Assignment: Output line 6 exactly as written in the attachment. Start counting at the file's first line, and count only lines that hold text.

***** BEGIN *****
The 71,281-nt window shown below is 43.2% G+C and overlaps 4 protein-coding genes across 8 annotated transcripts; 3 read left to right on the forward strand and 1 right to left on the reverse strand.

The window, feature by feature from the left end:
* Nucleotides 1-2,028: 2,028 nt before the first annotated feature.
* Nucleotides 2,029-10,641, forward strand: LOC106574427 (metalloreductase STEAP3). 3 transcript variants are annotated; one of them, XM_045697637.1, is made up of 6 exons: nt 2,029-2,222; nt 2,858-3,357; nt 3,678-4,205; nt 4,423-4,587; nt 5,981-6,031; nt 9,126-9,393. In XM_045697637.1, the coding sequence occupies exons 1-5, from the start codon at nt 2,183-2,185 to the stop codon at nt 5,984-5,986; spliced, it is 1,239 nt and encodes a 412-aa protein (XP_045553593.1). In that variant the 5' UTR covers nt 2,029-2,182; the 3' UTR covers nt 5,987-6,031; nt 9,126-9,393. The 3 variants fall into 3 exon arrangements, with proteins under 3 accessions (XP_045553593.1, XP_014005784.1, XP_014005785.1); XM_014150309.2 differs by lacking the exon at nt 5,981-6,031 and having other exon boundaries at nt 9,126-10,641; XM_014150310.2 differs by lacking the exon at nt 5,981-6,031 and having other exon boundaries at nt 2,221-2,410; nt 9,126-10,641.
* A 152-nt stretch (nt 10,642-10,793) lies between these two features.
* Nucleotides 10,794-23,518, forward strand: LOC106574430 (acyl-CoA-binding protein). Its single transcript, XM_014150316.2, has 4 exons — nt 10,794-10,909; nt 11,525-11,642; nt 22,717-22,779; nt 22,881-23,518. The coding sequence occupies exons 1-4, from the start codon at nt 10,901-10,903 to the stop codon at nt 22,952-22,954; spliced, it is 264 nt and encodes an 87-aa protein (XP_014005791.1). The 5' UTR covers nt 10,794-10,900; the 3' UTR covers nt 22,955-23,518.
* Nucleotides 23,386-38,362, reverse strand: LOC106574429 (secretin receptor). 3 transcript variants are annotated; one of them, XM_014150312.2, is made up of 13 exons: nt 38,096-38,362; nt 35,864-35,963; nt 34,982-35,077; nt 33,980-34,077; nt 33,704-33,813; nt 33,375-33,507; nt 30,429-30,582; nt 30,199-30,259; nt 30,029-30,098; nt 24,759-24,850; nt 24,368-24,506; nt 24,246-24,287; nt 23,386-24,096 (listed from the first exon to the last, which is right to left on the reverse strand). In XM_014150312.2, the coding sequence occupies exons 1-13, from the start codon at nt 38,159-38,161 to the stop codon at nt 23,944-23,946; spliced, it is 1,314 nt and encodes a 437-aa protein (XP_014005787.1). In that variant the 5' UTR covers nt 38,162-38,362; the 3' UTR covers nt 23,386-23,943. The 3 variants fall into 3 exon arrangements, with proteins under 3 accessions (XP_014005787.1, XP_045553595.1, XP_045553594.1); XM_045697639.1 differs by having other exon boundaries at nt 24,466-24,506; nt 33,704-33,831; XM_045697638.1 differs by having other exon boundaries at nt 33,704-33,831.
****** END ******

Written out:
* Nucleotides 10,794-23,518, forward strand: LOC106574430 (acyl-CoA-binding protein). Its single transcript, XM_014150316.2, has 4 exons — nt 10,794-10,909; nt 11,525-11,642; nt 22,717-22,779; nt 22,881-23,518. The coding sequence occupies exons 1-4, from the start codon at nt 10,901-10,903 to the stop codon at nt 22,952-22,954; spliced, it is 264 nt and encodes an 87-aa protein (XP_014005791.1). The 5' UTR covers nt 10,794-10,900; the 3' UTR covers nt 22,955-23,518.